Table 1: Seven lncRNAs significantly associated with disease-free survival in the training dataset

Ensemble ID

Gene name

Chromosome

P-value

HR

coefficient

ENSG00000224459.1

RP11-169K16.4

Chr 1: 15,740,051-15,749,896(-)

0.001

0.03

-3.577

ENSG00000248525.2

CTD-2001E22.1

Chr 5: 9,621,377-9,658,458(-)

0.004

0.04

-3.275

ENSG00000227907.1

RP11-102C16.3

Chr 1: 167,052,551-167,058,542(+)

0.005

0.07

-2.726

ENSG00000279166.1

RP11-107E5.3

Chr 2: 144,494,265-144,496,878(-)

0.007

0.04

-12.538

ENSG00000254488.1

RP11-65G9.1

Chr Y: 21,038,289-21,044,724(-)

0.008

0.15

-1.909

ENSG00000280211.1

RP11-2C24.3

Chr 16: 30,773,532-30,776,033(-)

0.009

0.01

-4.912

ENSG00000249717.1

RP11-44F21.3

Chr 4: 74,955,974-74,970,362 (-)

0.010

0.07

-2.694

Prognostic assessment of the two-lncRNA signature in the training dataset.

Figure 1: Prognostic assessment of the two-lncRNA signature in the training dataset. (A) Kaplan-Meier survival curves of overall survival between high-risk group and low-risk group in the training dataset. (B) Time-dependent ROC curves of the two-lncRNA signature at 36 and 60 months of disease-free survival. (C) Presentation of risk scores, survival status and lncRNA expression pattern in high-risk and low-risk groups

Derivation of a two-lncRNA prognostic signature from the training dataset as a potential indicator for predicting recurrence

To construct a lncRNA signature for clinical applicability, these two prognostic lncRNAs were fitted in a multivariable Cox regression model in the training dataset to obtain their relative contribution for predicting recurrence of LC. A two-lncRNA signature was created by including each of two prognostic lncRNAs, weighted by their estimated regression coefficients in the above multivariable Cox regression analysis as follows: two-lncRNA signature= (-2.6722 * RP11-169K16.4)+(-7.4706 * RP11-107E5.3). We calculated a risk score for each patient of the training dataset using the two-lncRNA signature. Using the median risk score as the cutoff, patients were classified into a high-risk group and a low-risk group. The patients with high-risk scores were expected to be at high-risk of LC recurrence. As a result, patients with the high-risk signature had significantly shorter disease-free survival than those with the low-risk signature (median survival 34 months vs. 80 months; p=0.023, log-rank test) (Figure 1A). Time-dependent ROC curves were used to assess the prognostic power of the two-lncRNA signature in predicting recurrence. The AUC for the two-lncRNA signature prognostic model was 0.799 and 0.738 at 36 and 60 months of disease-free survival (Figure 1B). The disease-free survival rates at three- and five-years in the high-risk group is 43.8% and 29.2%, respectively, whereas the corresponding survival rates in the low-risk group were both 90.9%, respectively. The association of the two-lncRNA risk score with disease-free survival was also significant when it was evaluated as a continuous variable in the univariate Cox regression analysis (p-value <0.001, HR = 2.72, 95% CI = 1.60-4.62).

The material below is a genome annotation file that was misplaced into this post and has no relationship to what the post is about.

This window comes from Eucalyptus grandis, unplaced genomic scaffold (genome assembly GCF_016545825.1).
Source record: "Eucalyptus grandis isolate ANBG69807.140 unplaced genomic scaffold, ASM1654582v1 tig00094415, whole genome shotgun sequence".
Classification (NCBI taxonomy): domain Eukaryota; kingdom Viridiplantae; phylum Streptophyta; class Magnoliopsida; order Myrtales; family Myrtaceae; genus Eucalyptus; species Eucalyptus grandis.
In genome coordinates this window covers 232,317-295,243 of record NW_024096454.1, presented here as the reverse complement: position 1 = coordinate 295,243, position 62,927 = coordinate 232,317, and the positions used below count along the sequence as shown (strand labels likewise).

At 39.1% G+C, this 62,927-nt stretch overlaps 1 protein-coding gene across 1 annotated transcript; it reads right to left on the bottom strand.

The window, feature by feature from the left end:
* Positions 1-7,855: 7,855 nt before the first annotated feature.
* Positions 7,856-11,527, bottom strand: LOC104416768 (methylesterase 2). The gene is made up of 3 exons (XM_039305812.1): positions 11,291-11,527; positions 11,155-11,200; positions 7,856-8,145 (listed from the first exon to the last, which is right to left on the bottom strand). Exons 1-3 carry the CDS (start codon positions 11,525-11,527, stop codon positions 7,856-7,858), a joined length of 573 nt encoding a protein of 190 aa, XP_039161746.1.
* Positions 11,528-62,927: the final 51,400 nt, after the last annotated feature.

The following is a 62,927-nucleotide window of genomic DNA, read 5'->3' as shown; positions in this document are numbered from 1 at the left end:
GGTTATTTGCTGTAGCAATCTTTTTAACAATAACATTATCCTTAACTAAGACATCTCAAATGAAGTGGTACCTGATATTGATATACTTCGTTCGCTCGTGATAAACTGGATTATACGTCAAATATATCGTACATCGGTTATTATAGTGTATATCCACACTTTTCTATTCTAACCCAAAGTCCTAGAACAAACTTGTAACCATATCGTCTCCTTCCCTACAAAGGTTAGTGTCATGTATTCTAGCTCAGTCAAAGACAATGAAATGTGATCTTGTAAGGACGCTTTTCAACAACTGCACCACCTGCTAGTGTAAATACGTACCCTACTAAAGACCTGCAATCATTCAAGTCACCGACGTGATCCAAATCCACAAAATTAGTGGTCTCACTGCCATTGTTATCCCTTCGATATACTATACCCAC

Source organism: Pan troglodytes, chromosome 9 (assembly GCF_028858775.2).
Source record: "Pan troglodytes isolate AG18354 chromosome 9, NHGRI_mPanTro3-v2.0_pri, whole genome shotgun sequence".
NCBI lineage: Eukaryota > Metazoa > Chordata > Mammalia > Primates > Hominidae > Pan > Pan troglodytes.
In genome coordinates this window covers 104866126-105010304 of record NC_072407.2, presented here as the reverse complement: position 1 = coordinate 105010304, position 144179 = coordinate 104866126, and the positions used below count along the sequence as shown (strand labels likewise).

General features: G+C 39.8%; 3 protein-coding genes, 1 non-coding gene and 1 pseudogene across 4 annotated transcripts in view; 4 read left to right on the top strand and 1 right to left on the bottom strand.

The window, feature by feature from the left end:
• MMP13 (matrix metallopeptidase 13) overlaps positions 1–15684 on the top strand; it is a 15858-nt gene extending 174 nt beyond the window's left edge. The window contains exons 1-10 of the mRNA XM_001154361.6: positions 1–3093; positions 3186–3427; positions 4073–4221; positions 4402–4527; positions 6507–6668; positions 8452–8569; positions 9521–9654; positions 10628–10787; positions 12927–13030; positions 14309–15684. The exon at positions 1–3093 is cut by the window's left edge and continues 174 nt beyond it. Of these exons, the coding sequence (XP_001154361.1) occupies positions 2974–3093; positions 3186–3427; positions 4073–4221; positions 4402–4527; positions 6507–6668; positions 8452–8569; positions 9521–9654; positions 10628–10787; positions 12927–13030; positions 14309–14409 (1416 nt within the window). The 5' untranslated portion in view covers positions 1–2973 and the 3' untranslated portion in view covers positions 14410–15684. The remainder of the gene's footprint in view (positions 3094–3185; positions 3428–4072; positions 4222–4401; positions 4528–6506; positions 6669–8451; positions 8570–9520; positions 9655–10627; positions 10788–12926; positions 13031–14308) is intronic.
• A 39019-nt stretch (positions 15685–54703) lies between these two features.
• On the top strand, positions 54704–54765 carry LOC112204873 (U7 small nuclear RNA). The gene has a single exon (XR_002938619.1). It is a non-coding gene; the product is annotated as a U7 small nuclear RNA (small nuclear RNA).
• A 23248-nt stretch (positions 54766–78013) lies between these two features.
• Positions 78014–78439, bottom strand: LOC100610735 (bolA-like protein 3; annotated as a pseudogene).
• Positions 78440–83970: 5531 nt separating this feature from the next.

The distribution of two-lncRNA signature risk scores, recurrence status and expression pattern was shown in Figure 1C. As shown in Figure 1C, we found that these two lncRNAs were expressed with low levels in patients with high-risk scores, whereas these two lncRNAs were expressed with high levels in patients with low-risk scores.

Validation of the two-lncRNA signature for recurrence prediction in the testing dataset and entire GSE27020 dataset

To further test the prognostic power of the two-lncRNA signature in recurrence prediction, the two-lncRNA signature was validated in the independent testing dataset. By using the same two-lncRNA signature risk score formula derived from the training dataset, each of patients in the testing dataset was assigned a risk score and was classified into a high-risk group (n=43) or a low-risk group (n=16) using the same cutoff point as for the training dataset. Consistent with our findings in the training dataset, the disease-free survival of the high-risk group patients was marginally significantly shorter than that of low-risk group patients (p=0.079, log-rank test) (Figure 2A). The disease-free survival rates at three- and five-years in the high-risk group is 73.8% and 69.5%, respectively, whereas the corresponding survival rates in the low-risk group were both 93.75%, respectively. The AUC for the two-lncRNA signature prognostic model was 0.597 and 0.568 at 36 and 60 months of disease-free survival (Figure 2B).

Prognostic assessment of the two-lncRNA signature in the testing dataset.

Figure 2: Prognostic assessment of the two-lncRNA signature in the testing dataset. (A) Kaplan-Meier survival curves of overall survival between high-risk group and low-risk group in the testing dataset. (B) Time-dependent ROC curves of the two-lncRNA signature at 36 and 60 months of disease-free survival. (C) Presentation of risk scores, survival status and lncRNA expression pattern in high-risk and low-risk groups

The two-lncRNA signature was then tested for its predictive value in the entire GSE27020 dataset of 109 patients with laryngeal cancer. Risk score-based classification of the entire GSE27020 dataset (i.e. combined training and testing datasets) also yielded similar results. Patients with the high-risk scores had significantly shorter disease-free survival than those with the low-risk scores (median survival 71 months vs. 80 months, p=0.011, log-rank test) (Figure 3A). The disease-free survival rates at three- and five-years in the high-risk group is 63.5% and 58.2%, respectively, whereas the corresponding survival rates in the low-risk group were both 89.3%, respectively. The AUC for the two-lncRNA signature prognostic model was 0.707 and 0.69 at 36 and 60 months of disease-free survival (Figure 3B).

Prognostic assessment of the two-lncRNA signature in the entire GSE27020 dataset.

Figure 3: Prognostic assessment of the two-lncRNA signature in the entire GSE27020 dataset. (A) Kaplan-Meier survival curves of overall survival between high-risk group and low-risk group in the entire GSE27020 dataset. (B) Time-dependent ROC curves of the two-lncRNA signature at 36 and 60 months of disease-free survival. (C) Presentation of risk scores, survival status and lncRNA expression pattern in high-risk and low-risk groups